By THOMAS HARGROVE
The resignation of Florida Republican Rep. Mark Foley, after disclosure of his sexually explicit Internet communications with a former House page, sent shock waves through the missing-and-exploited-children community, which had once counted on Foley’s support.
Nowhere was the confusion more obvious than at the National Center for Missing Children, which on Friday called Foley’s resignation "a great loss to Florida and the nation" and concluded, "He will be missed."
"We were trying to do the right thing," said the center’s president, Ernie Allen on Monday. "We were trying to issue a generic statement that recognized the positive actions of a member of Congress."
The center’s leaders decided to edit the statement after reading reports of sexually graphic details of an Internet exchange between Foley and a 16-year-old former House page in 2003.
Allen and his staff changed the impact of Foley’s resignation from "a great loss" to only "a loss" and dropped any reference to missing the congressman.
The language got much tougher Saturday when the national center moved a new statement calling for an investigation.
"Congressman Foley has been an effective and dedicated member of Congress," the statement said. "Nonetheless, if it is determined that he has engaged in acts which have harmed children or put them in jeopardy, like any other person, he must be held accountable. If he has violated the law, he should be prosecuted."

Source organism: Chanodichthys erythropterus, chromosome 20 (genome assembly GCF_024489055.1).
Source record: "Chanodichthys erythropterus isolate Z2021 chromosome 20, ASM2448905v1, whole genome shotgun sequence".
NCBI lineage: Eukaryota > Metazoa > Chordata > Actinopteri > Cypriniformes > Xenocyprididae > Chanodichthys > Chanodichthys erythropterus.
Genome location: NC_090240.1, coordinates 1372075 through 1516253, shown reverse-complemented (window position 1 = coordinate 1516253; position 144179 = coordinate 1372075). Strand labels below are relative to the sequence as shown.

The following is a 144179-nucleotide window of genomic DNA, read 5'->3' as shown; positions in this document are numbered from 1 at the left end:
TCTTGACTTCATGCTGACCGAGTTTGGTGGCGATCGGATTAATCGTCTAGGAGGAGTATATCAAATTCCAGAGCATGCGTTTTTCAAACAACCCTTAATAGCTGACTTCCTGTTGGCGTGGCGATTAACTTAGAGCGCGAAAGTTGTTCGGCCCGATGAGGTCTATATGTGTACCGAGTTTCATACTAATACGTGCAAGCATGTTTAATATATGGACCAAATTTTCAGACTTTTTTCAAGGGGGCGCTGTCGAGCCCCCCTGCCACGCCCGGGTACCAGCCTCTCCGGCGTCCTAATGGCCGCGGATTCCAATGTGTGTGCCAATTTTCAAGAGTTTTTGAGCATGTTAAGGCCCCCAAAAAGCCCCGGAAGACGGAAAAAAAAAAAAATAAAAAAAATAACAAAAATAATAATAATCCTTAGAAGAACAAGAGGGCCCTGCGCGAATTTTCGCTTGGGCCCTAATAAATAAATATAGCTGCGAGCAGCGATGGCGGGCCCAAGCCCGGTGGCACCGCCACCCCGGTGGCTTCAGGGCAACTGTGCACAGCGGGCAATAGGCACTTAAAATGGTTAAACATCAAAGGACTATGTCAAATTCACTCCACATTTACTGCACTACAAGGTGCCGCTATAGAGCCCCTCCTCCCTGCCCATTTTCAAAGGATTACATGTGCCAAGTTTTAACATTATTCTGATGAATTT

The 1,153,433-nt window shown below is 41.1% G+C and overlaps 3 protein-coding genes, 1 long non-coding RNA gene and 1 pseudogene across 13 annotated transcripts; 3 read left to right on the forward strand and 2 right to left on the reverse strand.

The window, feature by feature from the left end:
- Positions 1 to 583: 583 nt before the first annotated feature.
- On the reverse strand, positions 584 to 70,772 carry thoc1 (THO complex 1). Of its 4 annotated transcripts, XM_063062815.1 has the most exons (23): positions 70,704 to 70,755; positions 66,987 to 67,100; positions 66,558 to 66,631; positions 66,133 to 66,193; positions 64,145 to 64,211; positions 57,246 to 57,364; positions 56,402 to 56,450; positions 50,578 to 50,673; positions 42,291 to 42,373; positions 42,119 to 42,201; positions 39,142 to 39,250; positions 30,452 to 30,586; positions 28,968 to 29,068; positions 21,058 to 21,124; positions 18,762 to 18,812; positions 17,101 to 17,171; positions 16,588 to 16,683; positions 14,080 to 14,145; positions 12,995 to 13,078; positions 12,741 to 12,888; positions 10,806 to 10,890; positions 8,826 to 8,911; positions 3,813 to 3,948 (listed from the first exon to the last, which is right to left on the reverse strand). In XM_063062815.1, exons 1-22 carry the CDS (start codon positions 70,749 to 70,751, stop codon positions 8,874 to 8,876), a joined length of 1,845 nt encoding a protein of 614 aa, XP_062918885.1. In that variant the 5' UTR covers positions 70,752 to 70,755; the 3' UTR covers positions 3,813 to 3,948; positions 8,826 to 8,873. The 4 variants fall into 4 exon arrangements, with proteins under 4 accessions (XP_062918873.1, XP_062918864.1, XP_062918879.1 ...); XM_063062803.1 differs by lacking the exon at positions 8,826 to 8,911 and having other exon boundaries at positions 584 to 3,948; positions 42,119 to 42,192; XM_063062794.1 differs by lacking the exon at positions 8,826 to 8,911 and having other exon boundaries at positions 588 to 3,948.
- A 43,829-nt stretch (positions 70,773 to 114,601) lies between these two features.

Allen said the confusion is understandable since Foley had been instrumental in passing important legislation to protect children, including the sweeping Adam Walsh Child Protection and Safety Act of 2006.
"But nobody is more fervent about protecting our children than we are," Allen said. "Our position is that if someone harms a child, then he or she needs to be held accountable."
Child safety experts are uncertain what impact Foley’s political fall will have on their movement.
"It will be interesting to see how this plays out," said David Finkelhor, director of the Crimes Against Children Research Center at the University of New Hampshire. "It reminds us again that even prominent people can be offenders. But it may create more skepticism when people try to advocate for kids."
Allen said he hopes the fallout will be positive.
"Now there is a far greater awareness of who the offenders are, that the notion of ‘stranger danger’ is a myth and that the problem is far larger than anyone ever imagined," Allen said.